The structure of cNOR also shows that transmembrane pathways (D- and K-paths) for proton uptake are absent; this supports previous findings that cNOR does not pump protons (12) and sheds light on how heme-Cu oxidases acts as a proton pump. Hino et al. also propose pathways for electron transfer from the cytochrome c via the low-spin heme and proton entries from the periplasmic side to the binuclear center. As in cbb3, a Ca2+ ion bridges and may stabilize an efficient electron transfer route between the two hemes in NorB. Another remarkable feature of the cNOR structure is the presence of a Y-shaped hydrophobic channel similar to that reported by Luna et al. (13) in ba3 and by Buschmann et al. (11) in cbb3. In cNOR, this channel must serve to carry NO from the lipid bilayer to the active site.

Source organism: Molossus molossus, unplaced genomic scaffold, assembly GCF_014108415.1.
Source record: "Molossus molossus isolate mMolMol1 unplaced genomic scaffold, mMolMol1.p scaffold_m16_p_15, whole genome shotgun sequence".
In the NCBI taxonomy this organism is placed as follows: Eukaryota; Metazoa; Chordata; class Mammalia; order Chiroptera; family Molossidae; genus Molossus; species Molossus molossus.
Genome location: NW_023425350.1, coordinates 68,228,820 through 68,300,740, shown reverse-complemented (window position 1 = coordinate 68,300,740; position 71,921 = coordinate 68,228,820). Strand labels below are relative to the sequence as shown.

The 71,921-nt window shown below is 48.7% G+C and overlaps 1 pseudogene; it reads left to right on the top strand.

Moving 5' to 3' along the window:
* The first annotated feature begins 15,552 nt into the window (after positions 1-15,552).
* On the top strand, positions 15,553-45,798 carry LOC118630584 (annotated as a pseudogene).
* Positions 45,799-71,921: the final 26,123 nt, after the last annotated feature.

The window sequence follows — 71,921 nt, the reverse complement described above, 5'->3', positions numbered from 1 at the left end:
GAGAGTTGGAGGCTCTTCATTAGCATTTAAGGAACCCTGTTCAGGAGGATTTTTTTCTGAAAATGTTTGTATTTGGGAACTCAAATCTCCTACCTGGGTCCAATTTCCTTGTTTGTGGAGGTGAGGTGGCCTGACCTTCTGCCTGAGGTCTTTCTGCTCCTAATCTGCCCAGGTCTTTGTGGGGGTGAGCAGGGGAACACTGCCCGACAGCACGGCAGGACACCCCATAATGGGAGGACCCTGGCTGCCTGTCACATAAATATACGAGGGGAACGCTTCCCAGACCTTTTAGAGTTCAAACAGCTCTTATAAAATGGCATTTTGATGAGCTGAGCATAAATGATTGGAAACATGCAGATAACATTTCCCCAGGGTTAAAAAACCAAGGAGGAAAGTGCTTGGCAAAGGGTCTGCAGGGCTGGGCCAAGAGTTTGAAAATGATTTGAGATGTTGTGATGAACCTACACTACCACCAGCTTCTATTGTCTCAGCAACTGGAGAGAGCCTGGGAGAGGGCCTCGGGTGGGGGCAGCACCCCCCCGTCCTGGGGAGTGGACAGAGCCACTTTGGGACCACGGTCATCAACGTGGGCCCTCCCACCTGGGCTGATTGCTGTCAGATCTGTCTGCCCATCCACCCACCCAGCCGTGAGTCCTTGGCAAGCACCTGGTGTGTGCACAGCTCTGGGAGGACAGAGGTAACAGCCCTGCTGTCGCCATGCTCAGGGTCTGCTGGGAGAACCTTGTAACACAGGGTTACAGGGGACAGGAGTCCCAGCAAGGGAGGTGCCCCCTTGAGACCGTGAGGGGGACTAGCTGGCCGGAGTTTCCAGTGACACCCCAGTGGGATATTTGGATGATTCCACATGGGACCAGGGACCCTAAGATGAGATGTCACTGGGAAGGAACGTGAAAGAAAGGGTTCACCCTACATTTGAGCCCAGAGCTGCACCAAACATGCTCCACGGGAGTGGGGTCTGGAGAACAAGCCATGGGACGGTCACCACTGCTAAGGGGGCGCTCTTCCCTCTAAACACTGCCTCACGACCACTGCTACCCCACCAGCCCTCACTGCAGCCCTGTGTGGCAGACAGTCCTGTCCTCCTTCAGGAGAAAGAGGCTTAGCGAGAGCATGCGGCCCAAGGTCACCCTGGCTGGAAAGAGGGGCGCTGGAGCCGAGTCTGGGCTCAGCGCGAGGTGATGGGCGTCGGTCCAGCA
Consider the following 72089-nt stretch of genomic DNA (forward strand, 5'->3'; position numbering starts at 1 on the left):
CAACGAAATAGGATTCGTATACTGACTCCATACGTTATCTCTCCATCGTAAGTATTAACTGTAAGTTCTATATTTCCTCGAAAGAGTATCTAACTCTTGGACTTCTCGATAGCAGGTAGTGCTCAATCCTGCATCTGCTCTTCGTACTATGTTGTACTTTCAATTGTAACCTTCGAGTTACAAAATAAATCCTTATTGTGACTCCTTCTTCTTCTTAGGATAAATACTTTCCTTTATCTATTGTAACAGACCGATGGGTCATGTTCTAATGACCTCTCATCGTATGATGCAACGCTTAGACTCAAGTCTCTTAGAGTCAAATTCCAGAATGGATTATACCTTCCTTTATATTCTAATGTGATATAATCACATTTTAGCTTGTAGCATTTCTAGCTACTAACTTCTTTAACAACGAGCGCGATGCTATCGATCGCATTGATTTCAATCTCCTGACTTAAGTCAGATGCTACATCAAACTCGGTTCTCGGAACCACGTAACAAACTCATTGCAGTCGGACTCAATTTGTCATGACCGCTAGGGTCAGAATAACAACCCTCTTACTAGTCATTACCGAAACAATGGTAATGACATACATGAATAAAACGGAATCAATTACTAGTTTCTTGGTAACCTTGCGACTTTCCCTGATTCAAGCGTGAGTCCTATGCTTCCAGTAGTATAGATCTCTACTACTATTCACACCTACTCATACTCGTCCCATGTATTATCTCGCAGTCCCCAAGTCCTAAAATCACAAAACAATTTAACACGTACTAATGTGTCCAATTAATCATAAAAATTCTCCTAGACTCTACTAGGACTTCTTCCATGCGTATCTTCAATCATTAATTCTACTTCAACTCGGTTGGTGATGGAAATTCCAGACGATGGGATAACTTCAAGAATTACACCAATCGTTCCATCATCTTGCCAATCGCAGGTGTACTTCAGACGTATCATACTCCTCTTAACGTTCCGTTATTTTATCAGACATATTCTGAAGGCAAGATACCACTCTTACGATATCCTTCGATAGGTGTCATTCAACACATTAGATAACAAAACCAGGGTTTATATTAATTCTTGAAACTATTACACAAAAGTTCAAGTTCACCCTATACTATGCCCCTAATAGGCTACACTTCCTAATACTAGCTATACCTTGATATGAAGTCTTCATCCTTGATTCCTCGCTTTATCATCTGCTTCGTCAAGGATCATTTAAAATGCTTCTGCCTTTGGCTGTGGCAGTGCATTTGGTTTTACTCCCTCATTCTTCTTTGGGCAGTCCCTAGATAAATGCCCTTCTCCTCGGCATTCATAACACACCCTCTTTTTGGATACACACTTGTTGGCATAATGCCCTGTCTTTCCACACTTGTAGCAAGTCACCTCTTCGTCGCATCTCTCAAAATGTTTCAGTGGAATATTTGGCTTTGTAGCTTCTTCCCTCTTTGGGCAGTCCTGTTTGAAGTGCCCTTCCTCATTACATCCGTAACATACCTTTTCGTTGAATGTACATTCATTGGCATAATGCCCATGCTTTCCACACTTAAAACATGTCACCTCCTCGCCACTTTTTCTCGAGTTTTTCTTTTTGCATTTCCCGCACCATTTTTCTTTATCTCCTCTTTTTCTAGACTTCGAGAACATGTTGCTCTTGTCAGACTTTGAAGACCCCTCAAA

The authors do not assign the exit route of the N2O product, but the factor of 10 increase in water solubility of N2O relative to O2 or NO may allow this small molecule to diffuse through both hydrophobic and hydrophilic channels. A question worthy of future investigation is whether the exit route of N2O from cNOR influences its capture by the periplasmic, copper-containing N2O reductase, and its escape into the atmosphere. The structure also leaves two other questions unanswered: (i) How do the two NO molecules bind at the diiron site? (ii) How do the N-N bond formation and N-O bond cleavage occur? A distal glutamic acid within 5 Å of the iron cluster that appears conserved in NorB sequences may provide a proton to a putative hyponitrite anion (N2O22−) and facilitate N-O bond cleavage. Although most investigators might agree that the first NO binds to the ferrous heme b3, the mode of addition of a second NO to this mononitrosyl complex remains to be defined, as do the respective roles of the two Fe ions (14). Bioengineering models of the heme b3/FeB site in the simpler protein scaffold of myoglobin will be valuable tools for conducting these mechanistic investigations (15). Structural characterization of other transmembrane NORs in parallel with HCOs will further clarify evolutionary variation in FeB/CuB coordination spheres, electron and proton transfer pathways, and hydrophobic channels to the catalytic dinuclear center.